OneOne takes mobility to a new level. Using synthetic muscles in its “legs,” it propels itself along by skating, much like you would on a pair of rollerblades. From performance car to city car, it lies down for speed or stands up for better visibility, allowing for more nimble navigation and easier parking. OneOne fulfills every need from dutiful pet to spirited sports car in a design that makes it a welcomed member of the family.
Toyota Biomobile Mecha
It is the year 2057 and due to limited ground space, vertical architectures have caused the transportation industry to create new pathways that also explore vertical space.
An innovative solution is discovered in bio-mimicry. Inspired by life found in nature, the vehicle is powered by pollution with dynamic driving instincts and structural adaptations to accommodate the user’s need for space.
This vehicle’s unique capability to extract pollutants in the air and utilize them as an energy source helps restore balance to our atmosphere. It is able to autonomously adapt to its driving environment by utilizing its four nano-laser wheels. Nanotechnology also enables the structure of the vehicle to expand and contract horizontally and vertically to serve as a compact commuter, an aerodynamic performance vehicle and temporary dwelling.
Volkswagen Concept Slipstream
In the year 2057, population centers have become unimaginably dense and the roadways have reached the point of total saturation. Volkswagen’s solution is an advanced autonomous vehicle that dynamically adapts to minimize its footprint in the city and its drag coefficient on the highways.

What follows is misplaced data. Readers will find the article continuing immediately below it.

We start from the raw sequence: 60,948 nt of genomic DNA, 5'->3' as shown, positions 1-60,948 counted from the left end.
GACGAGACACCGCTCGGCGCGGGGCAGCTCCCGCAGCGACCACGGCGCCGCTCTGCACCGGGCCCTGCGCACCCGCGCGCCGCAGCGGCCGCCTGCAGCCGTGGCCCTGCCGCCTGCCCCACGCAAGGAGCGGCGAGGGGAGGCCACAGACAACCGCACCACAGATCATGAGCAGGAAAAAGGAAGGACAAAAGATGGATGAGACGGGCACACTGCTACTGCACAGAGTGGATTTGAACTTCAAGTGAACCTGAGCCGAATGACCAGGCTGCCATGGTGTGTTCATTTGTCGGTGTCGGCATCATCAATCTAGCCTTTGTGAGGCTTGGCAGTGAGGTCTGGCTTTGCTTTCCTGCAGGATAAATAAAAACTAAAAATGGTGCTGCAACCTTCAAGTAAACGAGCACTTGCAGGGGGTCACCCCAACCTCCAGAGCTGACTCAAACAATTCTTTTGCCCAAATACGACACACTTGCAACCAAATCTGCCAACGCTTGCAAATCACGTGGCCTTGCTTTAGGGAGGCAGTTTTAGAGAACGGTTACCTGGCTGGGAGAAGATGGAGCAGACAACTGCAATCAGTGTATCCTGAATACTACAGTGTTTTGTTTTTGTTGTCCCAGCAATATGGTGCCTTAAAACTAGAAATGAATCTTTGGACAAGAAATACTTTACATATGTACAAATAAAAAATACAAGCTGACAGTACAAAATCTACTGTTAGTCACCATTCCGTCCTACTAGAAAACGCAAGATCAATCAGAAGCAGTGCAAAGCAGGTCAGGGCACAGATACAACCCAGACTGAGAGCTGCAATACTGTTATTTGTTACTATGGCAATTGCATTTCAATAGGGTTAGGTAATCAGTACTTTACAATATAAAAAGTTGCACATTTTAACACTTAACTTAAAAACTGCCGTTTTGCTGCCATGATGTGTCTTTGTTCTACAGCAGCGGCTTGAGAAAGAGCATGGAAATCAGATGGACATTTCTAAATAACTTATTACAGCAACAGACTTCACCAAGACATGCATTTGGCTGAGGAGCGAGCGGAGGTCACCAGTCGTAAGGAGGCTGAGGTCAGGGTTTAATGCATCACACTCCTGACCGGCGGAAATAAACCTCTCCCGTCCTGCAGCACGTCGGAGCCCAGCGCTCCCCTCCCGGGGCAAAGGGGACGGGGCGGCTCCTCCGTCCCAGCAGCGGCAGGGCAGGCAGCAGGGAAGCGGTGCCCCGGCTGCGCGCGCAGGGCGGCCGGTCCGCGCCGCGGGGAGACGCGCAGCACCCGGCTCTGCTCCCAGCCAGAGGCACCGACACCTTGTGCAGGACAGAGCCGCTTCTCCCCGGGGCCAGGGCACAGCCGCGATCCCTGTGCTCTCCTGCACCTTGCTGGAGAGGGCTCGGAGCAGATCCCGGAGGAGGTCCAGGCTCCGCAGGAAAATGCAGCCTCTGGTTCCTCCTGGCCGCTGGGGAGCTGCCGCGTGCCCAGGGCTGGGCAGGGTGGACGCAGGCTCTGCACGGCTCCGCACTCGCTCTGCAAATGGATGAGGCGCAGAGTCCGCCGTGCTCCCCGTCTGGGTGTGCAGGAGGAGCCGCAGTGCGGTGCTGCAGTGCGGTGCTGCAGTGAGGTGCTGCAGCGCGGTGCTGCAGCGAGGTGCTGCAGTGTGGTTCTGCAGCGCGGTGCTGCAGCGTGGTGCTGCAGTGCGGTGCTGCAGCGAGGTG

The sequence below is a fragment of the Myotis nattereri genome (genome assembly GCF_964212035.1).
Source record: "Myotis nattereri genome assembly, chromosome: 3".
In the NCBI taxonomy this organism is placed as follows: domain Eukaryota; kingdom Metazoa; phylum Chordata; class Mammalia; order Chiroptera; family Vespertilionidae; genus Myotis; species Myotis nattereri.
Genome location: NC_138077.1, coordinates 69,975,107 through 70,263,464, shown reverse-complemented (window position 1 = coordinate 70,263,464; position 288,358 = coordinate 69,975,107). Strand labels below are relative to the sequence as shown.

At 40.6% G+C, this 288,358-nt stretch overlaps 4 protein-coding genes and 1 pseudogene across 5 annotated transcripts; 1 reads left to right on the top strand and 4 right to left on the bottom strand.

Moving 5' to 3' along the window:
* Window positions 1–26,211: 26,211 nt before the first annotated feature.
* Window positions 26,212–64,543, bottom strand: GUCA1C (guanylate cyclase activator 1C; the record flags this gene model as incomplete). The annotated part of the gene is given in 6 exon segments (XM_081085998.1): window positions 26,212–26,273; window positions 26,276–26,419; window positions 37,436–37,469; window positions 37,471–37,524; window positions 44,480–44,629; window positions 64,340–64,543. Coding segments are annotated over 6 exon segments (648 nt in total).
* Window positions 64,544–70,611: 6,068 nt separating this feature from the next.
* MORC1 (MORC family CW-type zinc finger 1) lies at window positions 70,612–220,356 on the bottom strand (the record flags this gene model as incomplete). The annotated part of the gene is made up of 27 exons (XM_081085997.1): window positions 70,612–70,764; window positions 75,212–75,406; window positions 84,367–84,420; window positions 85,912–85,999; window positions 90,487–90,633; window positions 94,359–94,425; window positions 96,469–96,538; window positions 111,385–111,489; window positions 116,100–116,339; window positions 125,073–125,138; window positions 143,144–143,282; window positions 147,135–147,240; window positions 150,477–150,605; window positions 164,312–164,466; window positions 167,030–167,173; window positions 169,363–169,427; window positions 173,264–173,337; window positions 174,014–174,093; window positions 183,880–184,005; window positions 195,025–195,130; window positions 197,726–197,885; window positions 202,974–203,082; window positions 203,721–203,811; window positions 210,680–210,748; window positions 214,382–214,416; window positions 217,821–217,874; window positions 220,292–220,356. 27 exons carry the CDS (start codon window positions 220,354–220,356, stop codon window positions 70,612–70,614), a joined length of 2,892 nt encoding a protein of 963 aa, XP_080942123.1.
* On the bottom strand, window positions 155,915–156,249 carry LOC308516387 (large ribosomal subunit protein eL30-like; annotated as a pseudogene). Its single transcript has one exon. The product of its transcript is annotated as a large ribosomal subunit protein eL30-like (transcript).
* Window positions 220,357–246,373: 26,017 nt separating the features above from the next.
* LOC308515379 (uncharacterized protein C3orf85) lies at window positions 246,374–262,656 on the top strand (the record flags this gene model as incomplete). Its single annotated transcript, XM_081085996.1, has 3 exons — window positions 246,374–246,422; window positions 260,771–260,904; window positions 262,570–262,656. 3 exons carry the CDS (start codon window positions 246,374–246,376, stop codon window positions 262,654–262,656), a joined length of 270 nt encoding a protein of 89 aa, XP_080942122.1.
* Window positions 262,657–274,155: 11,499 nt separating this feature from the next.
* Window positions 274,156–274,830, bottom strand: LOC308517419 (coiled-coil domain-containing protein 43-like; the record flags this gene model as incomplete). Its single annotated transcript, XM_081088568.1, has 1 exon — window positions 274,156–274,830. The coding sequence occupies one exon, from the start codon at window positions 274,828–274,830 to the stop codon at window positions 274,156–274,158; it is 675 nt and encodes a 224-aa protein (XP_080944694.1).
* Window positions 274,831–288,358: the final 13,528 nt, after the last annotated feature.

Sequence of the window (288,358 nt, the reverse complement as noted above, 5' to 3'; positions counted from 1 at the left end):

When in the city, these two-wheeled, teardrop shaped pods travel in an upright orientation that occupies one fifth the size of a traditional vehicle. When on a special freeway lane called the “Slipstream,” it tilts to a horizontal orientation optimizing its aerodynamic shape. Rear fins slide out to allow the rear of the vehicle to float like the tail section of an airplane to achieve speeds in excess of 250 mph.
The skin of the vehicle is made of hyper-efficient solar panels that power the vehicle.
The Design Challenge is part of the Design Los Angeles automobile designers’ conference that has evolved into an integral element of the Los Angeles Auto Show. See the image gallery or visit the Design Challenge website where more images of each design are available.